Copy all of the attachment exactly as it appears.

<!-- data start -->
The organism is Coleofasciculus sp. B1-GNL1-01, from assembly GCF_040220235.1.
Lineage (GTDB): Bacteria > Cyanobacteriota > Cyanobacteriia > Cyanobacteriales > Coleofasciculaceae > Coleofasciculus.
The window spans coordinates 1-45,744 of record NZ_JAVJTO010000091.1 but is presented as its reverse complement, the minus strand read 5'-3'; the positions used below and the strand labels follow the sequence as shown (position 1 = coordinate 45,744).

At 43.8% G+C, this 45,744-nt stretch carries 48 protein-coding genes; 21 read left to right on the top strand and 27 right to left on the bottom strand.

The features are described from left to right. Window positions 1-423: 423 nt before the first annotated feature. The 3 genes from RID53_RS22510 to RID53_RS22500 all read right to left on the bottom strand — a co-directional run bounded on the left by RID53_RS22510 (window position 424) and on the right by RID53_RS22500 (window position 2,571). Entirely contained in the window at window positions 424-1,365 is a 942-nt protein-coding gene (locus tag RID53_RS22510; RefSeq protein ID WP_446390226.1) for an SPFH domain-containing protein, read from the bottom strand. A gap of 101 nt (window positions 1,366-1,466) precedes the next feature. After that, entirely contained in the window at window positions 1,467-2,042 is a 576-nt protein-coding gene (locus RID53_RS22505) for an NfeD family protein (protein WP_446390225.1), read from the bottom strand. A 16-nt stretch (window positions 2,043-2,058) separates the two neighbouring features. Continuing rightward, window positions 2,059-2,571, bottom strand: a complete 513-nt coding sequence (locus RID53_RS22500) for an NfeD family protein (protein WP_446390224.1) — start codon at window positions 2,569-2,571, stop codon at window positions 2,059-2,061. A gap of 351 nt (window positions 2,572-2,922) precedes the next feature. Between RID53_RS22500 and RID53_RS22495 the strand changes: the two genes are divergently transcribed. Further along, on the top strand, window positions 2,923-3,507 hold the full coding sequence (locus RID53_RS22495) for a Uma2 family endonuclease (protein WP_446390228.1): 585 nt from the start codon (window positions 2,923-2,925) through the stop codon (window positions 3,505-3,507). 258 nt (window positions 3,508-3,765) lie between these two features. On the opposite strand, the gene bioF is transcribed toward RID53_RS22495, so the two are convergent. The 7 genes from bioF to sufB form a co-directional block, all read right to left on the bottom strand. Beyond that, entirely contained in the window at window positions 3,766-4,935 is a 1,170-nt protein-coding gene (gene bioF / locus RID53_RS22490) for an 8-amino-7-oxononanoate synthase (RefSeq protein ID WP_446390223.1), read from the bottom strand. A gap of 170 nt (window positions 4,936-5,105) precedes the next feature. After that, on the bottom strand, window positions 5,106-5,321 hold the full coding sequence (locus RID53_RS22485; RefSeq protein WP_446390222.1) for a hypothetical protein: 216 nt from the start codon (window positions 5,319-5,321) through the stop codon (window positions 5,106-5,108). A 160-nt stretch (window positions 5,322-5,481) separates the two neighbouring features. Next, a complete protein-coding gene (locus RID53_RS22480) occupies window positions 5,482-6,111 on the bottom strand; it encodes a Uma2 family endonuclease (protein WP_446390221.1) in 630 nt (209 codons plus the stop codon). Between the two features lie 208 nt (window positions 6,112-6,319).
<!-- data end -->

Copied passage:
The organism is Coleofasciculus sp. B1-GNL1-01, from assembly GCF_040220235.1.
Lineage (GTDB): Bacteria > Cyanobacteriota > Cyanobacteriia > Cyanobacteriales > Coleofasciculaceae > Coleofasciculus.
The window spans coordinates 1-45,744 of record NZ_JAVJTO010000091.1 but is presented as its reverse complement, the minus strand read 5'-3'; the positions used below and the strand labels follow the sequence as shown (position 1 = coordinate 45,744).

At 43.8% G+C, this 45,744-nt stretch carries 48 protein-coding genes; 21 read left to right on the top strand and 27 right to left on the bottom strand.

The features are described from left to right. Window positions 1-423: 423 nt before the first annotated feature. The 3 genes from RID53_RS22510 to RID53_RS22500 all read right to left on the bottom strand — a co-directional run bounded on the left by RID53_RS22510 (window position 424) and on the right by RID53_RS22500 (window position 2,571). Entirely contained in the window at window positions 424-1,365 is a 942-nt protein-coding gene (locus tag RID53_RS22510; RefSeq protein ID WP_446390226.1) for an SPFH domain-containing protein, read from the bottom strand. A gap of 101 nt (window positions 1,366-1,466) precedes the next feature. After that, entirely contained in the window at window positions 1,467-2,042 is a 576-nt protein-coding gene (locus RID53_RS22505) for an NfeD family protein (protein WP_446390225.1), read from the bottom strand. A 16-nt stretch (window positions 2,043-2,058) separates the two neighbouring features. Continuing rightward, window positions 2,059-2,571, bottom strand: a complete 513-nt coding sequence (locus RID53_RS22500) for an NfeD family protein (protein WP_446390224.1) — start codon at window positions 2,569-2,571, stop codon at window positions 2,059-2,061. A gap of 351 nt (window positions 2,572-2,922) precedes the next feature. Between RID53_RS22500 and RID53_RS22495 the strand changes: the two genes are divergently transcribed. Further along, on the top strand, window positions 2,923-3,507 hold the full coding sequence (locus RID53_RS22495) for a Uma2 family endonuclease (protein WP_446390228.1): 585 nt from the start codon (window positions 2,923-2,925) through the stop codon (window positions 3,505-3,507). 258 nt (window positions 3,508-3,765) lie between these two features. On the opposite strand, the gene bioF is transcribed toward RID53_RS22495, so the two are convergent. The 7 genes from bioF to sufB form a co-directional block, all read right to left on the bottom strand. Beyond that, entirely contained in the window at window positions 3,766-4,935 is a 1,170-nt protein-coding gene (gene bioF / locus RID53_RS22490) for an 8-amino-7-oxononanoate synthase (RefSeq protein ID WP_446390223.1), read from the bottom strand. A gap of 170 nt (window positions 4,936-5,105) precedes the next feature. After that, on the bottom strand, window positions 5,106-5,321 hold the full coding sequence (locus RID53_RS22485; RefSeq protein WP_446390222.1) for a hypothetical protein: 216 nt from the start codon (window positions 5,319-5,321) through the stop codon (window positions 5,106-5,108). A 160-nt stretch (window positions 5,322-5,481) separates the two neighbouring features. Next, a complete protein-coding gene (locus RID53_RS22480) occupies window positions 5,482-6,111 on the bottom strand; it encodes a Uma2 family endonuclease (protein WP_446390221.1) in 630 nt (209 codons plus the stop codon). Between the two features lie 208 nt (window positions 6,112-6,319).